damage has been done, and frequently not until the timber collapses.
The right hand edge of the
book shown was attacked by
JEFFERSON - M wi \i.
RULES OF THE HOUSE OF
OP TH1 VXTTSD STATS'* -
For this reason it is far more economical to use Reilly Transparent
Penetrating Creosote as a preventive instead of a curative meas-
ure in combating termites. Lumber treated with Reilly Transparent
Penetrating Creosote is assurance against the destructive action of
Termites are not limited to any one section of the globe; they are
found everywhere within the confines of the tropical, subtropical and
Telegraph poles treated with Reilly Transparent Pene-
trating Creosote are not destroyed by termites as was
the one pictured above; neither do they decay. Poles so
treated are dry, not oily, and can be painted.
temperate zones. About one thousand different species are known and
it is estimated that as many as five thousand exist. The extent to which
termite damage is spread over the United States is shown by the dark-
ened portions of the accompanying map.
The rapidity with which termites multiply makes them extremely
dangerous. Originally these insects were found only in the tropical
countries, but some got into the colder regions; most of these died,
but a few of the fittest survived. These multiplied and in a short time
a species was evolved which was adapted to a new climate.
The rotting of wood is caused by a group of plants called fungi.
These parasitic plants attach themselves to the wood, use it for food,
and thus destroy it.
Besides food, fungi require air, warmth and moisture for their
growth. Conditions which normally prevail in buildings are such that
the fungi have available all the essentials for their propagation.
Misconceptions exist on the relationship of decay and the moisture
content of the wood. An opinion seems to prevail that wood contain-
ing less than 20', of water (based on the weight of oven-dry wood)
will not rot. This is definitely wrong. The true dry-rot fungi, Merulius
lacrymans and Porta hicrassata. which are responsible for a large
amount of decay in buildings, bring about the decay of wood con-
taining much less than 20% moisture.
Wood absorbs moisture from the air. Even though the lumber
has been air-seasoned or kiln-dried before being put into the building,
it will not remain so under normal conditions. Paint does not water-
proof lumber. It merely retards and does not stop the absorption of
moisture by the wood. Thus even painted wood is susceptible to decay.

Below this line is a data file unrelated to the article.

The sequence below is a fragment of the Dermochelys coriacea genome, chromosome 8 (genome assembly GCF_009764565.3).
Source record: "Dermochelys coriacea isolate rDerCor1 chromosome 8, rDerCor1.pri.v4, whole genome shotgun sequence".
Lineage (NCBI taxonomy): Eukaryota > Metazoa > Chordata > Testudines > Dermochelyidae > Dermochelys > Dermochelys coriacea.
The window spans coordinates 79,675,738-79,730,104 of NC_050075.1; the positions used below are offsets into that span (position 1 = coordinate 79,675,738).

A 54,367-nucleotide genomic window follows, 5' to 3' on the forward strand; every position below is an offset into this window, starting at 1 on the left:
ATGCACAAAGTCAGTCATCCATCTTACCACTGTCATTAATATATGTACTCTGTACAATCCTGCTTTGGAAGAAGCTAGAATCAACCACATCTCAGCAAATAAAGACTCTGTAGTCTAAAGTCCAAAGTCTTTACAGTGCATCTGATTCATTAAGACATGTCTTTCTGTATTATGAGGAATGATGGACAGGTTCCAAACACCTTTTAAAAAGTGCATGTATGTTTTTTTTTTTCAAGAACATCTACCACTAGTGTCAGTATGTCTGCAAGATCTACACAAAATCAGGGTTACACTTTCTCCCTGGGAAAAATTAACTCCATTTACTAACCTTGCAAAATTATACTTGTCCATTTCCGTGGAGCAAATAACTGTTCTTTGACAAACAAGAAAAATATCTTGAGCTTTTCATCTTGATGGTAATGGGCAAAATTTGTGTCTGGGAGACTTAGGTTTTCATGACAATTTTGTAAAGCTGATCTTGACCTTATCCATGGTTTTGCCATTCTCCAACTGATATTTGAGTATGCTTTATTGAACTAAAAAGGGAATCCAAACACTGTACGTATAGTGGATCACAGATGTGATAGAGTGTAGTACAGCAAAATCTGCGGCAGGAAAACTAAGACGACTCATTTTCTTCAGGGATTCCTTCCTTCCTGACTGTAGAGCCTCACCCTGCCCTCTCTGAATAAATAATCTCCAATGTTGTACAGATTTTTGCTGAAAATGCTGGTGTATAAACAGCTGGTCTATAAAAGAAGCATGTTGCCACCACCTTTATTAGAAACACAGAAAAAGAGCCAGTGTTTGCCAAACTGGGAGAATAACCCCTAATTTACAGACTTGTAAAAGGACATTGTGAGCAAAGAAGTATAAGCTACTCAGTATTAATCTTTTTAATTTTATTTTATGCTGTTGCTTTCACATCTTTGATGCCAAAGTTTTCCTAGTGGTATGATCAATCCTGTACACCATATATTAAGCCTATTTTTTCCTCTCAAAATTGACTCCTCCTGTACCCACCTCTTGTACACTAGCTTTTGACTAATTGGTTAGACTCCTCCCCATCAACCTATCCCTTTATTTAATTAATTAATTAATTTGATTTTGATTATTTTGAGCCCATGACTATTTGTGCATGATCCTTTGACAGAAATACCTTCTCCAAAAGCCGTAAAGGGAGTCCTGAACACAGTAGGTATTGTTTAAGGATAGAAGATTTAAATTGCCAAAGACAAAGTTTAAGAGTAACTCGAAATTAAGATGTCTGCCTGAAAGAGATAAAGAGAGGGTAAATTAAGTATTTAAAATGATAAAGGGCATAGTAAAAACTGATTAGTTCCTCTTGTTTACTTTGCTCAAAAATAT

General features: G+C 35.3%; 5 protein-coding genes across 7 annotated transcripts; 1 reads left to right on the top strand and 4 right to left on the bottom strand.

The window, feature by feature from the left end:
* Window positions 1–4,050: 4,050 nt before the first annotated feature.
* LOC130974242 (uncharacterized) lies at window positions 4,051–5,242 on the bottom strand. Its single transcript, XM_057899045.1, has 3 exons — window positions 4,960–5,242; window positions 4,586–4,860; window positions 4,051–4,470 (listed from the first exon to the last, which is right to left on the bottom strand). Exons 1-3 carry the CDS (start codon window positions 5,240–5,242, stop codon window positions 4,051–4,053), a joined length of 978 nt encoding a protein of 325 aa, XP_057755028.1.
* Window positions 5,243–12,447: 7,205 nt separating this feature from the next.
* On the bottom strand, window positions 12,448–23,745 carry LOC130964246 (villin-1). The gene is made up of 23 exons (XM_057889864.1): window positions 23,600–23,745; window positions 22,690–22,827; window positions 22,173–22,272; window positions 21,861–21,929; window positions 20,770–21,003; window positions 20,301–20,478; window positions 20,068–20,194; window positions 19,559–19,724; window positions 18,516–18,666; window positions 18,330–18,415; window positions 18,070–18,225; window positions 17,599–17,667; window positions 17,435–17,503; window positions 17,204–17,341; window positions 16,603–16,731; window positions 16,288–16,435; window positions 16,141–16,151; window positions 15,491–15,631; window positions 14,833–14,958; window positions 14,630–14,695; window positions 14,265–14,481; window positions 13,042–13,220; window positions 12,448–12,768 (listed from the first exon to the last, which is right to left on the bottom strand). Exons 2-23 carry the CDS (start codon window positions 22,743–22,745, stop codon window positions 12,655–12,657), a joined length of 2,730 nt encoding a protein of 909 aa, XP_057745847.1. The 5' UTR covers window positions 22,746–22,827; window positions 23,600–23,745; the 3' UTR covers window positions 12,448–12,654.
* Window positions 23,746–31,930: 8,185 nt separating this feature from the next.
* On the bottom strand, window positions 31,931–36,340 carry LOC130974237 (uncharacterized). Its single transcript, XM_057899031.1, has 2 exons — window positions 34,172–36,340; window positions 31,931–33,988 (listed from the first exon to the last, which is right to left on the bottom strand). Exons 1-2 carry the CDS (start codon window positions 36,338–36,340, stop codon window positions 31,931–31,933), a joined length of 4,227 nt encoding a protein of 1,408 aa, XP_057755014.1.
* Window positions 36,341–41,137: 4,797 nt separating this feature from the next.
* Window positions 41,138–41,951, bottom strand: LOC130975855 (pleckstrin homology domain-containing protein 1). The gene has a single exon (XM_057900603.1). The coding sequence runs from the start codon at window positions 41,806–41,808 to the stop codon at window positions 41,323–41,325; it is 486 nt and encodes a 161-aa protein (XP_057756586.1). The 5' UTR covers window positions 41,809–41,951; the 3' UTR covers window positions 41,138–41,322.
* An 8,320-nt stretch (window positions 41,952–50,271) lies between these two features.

The rotting of wood may be very rapid. It is not a slow process
as is generally supposed. The entire frame of a factory building in-
cluding many 8" x 18" oeams had to be replaced because of decay
after three years of service. The accompanying photograph shows the
extent of the destruction to a house done by decay in less than five years.
Decay is spread to a considerable extent by direct contact of un-
treated wood with infected wood. The fungus is in many cases intro-
duced into a new building in the lumber itself. A piece of the new
lumber has become infected in the lumber yard and then spreads the
infection throughout the entire building. The possibility of receiving
infected wood is entirely too great to be regarded lightly.
Enbrance gained bebween
shingles 4 through
This diagram shows the manner in which the dry-wood termites
attack a house. (T. E. Snyder.)
e center beam .
t and lefr
Decay fungi are also spread by the spores which they prQduce. These
spores (seeds) are carried for long distances by the wind. If they
settle on untreated or improperly treated wood, they sprout and germi-
nate, and the wood commences to decay.
This house was destroyed by decay in less than five years. The use of wood
treated with Reilly Transparent Penetrating Creosotf
assures against such destructive action.
Fungus and insect attack in buildings are prevented by the use of
Reilly Transparent Penetrating Creosote. It is easy to prevent
decay in buildings, but it is a difficult matter to eliminate decay once it
has started. To be assured that rot will not destroy a building, the
builder need only specify that only wood treated with Reilly Trans-
parent Penetrating Creosote be used in its construction.